Screenshot: Euro NCAP (YouTube)

The newly redesigned Mercedes G-Wagen, the expensive body-on-frame off-roader that for the first time ever has independent front suspension, was crashed tested by the European New Car Assessment Program, and the results are exemplary. Just watch as this boxy fortress shrugs off barriers and avoids pedestrians with ease.

“Mercedes-Benz’s rugged G-Class also comes in with a five-star rating with an impressive performance in each of the four areas of assessment,” Euro NCAP says in its press release, lauding the G-Class’ safety assist systems, as well as its ability to protect adult occupants, child occupants, and pedestrians. Here’s a look at the G-Wagen being put through the wringer.

You can read Euro NCAP’s full report here, but the gist of it is that the vehicle scored 90 percent, 83 percent, and 78 percent in the areas of adult occupant protection, child occupant protection, and “vulnerable road user” protection, respectively. The Magna Steyr-built poshmobile did especially well in side impact testing, managing 16 out of 16 points for adult occupant protection and managing the full 8 points for child protection.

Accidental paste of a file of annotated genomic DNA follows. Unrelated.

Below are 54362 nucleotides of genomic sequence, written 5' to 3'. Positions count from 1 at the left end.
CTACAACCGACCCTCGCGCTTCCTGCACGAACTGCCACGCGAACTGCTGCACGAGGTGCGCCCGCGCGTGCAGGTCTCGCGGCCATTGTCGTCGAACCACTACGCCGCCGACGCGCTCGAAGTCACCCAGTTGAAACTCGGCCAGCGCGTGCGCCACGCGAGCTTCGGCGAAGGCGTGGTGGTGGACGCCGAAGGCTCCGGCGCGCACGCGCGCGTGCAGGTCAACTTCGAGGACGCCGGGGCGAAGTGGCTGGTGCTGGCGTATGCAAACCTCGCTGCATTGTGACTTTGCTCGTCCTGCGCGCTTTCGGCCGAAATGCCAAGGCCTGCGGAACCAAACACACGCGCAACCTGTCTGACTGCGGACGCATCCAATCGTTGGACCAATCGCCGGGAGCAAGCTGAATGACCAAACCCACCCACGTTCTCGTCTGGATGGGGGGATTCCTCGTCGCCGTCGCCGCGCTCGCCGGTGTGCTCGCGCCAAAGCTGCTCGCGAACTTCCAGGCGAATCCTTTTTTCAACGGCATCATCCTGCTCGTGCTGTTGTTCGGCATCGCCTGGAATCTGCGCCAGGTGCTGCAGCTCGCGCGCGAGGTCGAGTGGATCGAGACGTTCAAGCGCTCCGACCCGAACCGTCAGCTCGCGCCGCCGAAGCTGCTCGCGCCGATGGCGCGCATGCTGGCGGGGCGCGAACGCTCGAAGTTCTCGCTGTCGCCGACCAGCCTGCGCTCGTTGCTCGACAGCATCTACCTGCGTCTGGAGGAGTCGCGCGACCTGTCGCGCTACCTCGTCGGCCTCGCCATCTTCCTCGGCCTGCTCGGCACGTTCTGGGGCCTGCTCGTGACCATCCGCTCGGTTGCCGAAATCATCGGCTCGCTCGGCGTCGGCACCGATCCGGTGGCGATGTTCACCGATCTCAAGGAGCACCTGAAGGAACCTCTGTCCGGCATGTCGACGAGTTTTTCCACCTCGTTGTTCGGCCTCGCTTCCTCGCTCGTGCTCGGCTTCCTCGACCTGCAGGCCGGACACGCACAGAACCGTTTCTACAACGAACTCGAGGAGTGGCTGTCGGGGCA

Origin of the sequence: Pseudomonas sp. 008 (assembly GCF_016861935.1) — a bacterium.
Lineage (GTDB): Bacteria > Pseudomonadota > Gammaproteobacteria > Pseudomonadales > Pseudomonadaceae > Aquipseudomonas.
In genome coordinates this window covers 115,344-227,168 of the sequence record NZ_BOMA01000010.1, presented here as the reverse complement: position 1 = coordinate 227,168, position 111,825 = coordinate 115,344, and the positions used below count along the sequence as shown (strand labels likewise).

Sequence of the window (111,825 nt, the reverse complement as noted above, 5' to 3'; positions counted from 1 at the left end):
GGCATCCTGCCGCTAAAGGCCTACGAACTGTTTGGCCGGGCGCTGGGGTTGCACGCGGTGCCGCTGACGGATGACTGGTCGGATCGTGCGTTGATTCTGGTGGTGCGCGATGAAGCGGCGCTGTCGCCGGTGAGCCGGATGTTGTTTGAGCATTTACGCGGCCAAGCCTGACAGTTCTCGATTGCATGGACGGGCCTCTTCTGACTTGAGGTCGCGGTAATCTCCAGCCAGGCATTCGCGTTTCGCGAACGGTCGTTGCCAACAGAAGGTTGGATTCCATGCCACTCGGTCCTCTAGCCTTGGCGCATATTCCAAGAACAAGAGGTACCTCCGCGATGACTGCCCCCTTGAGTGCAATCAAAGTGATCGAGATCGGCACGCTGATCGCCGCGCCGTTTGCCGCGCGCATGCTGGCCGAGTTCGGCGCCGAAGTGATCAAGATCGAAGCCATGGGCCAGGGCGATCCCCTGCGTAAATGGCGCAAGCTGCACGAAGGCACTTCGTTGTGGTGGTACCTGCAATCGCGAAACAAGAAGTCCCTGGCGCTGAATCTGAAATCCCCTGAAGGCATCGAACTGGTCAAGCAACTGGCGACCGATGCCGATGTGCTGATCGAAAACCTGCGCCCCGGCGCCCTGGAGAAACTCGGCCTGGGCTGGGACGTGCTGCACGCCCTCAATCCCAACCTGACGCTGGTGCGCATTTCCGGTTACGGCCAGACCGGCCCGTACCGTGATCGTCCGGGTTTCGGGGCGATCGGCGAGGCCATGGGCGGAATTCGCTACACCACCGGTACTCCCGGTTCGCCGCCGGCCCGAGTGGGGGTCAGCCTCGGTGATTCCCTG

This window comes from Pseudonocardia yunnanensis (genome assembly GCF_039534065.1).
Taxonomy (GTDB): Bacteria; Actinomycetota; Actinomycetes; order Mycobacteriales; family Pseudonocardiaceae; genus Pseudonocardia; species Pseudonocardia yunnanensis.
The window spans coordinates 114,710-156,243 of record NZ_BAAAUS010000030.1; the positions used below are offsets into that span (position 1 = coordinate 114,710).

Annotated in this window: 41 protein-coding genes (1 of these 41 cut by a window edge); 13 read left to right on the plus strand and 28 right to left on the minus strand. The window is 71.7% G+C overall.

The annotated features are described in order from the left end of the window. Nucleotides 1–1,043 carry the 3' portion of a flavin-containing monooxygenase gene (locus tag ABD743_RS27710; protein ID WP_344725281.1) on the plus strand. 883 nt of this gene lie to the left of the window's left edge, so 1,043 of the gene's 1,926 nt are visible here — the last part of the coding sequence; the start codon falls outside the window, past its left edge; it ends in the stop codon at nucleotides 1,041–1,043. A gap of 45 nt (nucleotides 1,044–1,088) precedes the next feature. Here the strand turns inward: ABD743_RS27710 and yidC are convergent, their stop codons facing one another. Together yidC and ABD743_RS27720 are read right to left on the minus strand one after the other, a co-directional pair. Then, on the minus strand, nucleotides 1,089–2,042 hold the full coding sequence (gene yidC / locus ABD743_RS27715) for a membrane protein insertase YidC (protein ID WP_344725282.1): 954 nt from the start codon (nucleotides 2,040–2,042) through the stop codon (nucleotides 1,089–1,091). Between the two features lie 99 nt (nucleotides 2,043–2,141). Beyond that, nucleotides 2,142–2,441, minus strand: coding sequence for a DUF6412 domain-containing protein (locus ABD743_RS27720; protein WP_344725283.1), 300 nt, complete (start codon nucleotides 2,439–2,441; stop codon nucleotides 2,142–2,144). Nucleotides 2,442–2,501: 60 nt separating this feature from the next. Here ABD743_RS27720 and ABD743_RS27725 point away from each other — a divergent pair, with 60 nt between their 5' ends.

The G-Wagen also managed a 72 percent in the “safety assist” category, thanks to a good Automatic Emergency Braking system, as well as features like a seat belt reminder and speed limit assist, though apparently the lane keeping system isn’t great. From Euro NCAP’s report:

The AEB system gave generally good results in tests of its functionality at highway speeds. The car has a lane assistance system which helps prevent inadvertent drifting out of lane but can also intervene in some more critical situations. The speed control system uses digital mapping combined with a camera to identify what the local speed limit is and to inform the driver, who can then set the limiter to the appropriate speed. A seatbelt reminder is standard for front and rear seats.

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The new G-Wagen has been receiving rapturous driving impressions from journalists, and now it has scored top safety marks. Plus it looks good. It took Mercedes decades to finally do a major G-Class redesign, but it appears to be paying off.